That, of course, is before snowfall means shoveling or plowing it; driving or walking in heels through it; digging the mailbox, front steps, or car out from it; and other grown-up grumps about the white stuff.
But getting back to that first thought - kids love snow. They love the potential fun of it, and they love the exhilaration of a frosty lungful of fresh winter air. Even kids who don't have snow in front of their houses, get excited about it.
Got snow? Whether there's snow outside your window this winter, or whether there isn't, you can capture some of that wintertime fun by gathering your kids and reading "Recess at 20 Below" by Cindy Lou Aillaud.
Sure, when you live in Alaska, it can get really, really cold outside. That's no reason not to go out for recess, even though your hair and eyelashes can get frosty when you're playing outside.
First thing to remember about snow is that you need to bundle up in a big way. You'll have to wiggle into snow pants and put on a hat that might cover almost your whole face. Clunky boots that make you sound like an elephant will keep your feet warm. Mittens go on last, and after all this bundling, you'd better hope you don't have to go to the bathroom.
Even the playground equipment changes when it snows. The swings might just disappear beneath the pile of snow that's scraped from the school's parking lot. Slides look all glittery like a glacier. The good news is, there are sleds and toboggans and a big mountain of snow to play on when you go to school in Alaska.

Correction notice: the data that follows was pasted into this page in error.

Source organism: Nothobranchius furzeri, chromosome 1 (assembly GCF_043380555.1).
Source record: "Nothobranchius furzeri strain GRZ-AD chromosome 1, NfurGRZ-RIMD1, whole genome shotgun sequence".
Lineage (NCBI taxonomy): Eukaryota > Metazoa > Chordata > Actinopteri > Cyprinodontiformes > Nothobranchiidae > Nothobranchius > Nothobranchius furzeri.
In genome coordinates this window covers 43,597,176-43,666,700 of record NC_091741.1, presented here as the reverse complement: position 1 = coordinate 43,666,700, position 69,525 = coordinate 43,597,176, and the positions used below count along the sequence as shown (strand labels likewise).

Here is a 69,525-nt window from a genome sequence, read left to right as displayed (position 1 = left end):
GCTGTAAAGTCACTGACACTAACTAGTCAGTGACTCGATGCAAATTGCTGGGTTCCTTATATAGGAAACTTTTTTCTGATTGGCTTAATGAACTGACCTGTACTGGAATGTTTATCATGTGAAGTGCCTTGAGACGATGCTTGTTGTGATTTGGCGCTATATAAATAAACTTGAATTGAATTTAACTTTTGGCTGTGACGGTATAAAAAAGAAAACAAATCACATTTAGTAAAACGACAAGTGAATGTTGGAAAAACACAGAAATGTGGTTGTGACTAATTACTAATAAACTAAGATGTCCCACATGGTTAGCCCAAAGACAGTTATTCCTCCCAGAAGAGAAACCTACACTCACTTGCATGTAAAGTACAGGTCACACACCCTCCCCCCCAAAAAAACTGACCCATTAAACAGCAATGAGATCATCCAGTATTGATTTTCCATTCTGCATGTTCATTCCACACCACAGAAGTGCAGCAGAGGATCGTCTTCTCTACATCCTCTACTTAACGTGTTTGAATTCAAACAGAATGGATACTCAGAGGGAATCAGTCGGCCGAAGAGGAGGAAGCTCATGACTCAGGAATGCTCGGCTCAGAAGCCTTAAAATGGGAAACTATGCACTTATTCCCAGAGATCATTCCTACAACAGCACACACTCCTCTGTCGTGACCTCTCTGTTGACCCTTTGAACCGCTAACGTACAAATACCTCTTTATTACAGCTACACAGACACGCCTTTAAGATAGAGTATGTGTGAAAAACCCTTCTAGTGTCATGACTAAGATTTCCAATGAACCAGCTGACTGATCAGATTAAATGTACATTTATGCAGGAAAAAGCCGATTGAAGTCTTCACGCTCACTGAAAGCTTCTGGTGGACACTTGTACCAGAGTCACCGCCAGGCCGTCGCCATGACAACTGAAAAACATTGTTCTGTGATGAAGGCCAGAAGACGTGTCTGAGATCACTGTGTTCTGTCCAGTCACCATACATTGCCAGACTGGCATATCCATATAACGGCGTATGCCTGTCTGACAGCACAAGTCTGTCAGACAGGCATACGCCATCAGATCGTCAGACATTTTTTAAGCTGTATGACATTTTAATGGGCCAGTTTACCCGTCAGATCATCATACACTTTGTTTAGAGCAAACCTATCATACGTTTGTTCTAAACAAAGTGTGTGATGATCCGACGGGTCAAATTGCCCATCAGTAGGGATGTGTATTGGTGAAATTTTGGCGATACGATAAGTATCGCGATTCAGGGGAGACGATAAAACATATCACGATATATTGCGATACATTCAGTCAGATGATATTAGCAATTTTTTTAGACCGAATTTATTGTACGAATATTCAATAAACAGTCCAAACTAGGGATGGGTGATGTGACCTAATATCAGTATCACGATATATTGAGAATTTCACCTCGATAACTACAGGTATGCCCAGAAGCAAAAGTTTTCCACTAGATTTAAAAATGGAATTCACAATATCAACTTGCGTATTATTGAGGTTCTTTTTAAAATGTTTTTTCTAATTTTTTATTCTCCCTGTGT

Here's another great thing about winter: when it's freezy, you'll find big chunks of snow all over the playground, and you can make snowforts. Really cold snow won't make good snowballs, but you can still throw handfuls of it up in the air to make a swirly fog. Oh, and always remember to keep your tongue away from anything metal when you're outside and it's cold. The consequences can be quite embarrassing.
Sometimes, I think adults can become jaded about the weather, especially when it comes to winter.
"Recess at 20 Below" is a good antidote to that.
It's impossible not to want to find a big snow drift and go sledding when you read this book. The pictures of children enjoying the snow are really cute, the story is quick for reading aloud, and the words are easy to understand, even for the littlest kids.
Author Cindy Lou Aillaud is a teacher in Alaska, and she knows that a little bit of weather is no reason to cancel fun outside.
If you or your kids are dreaming of a white Christmas this year, this book is a good start. "Recess at 20 Below" is absolutely BRRRimming with snowy winter fun.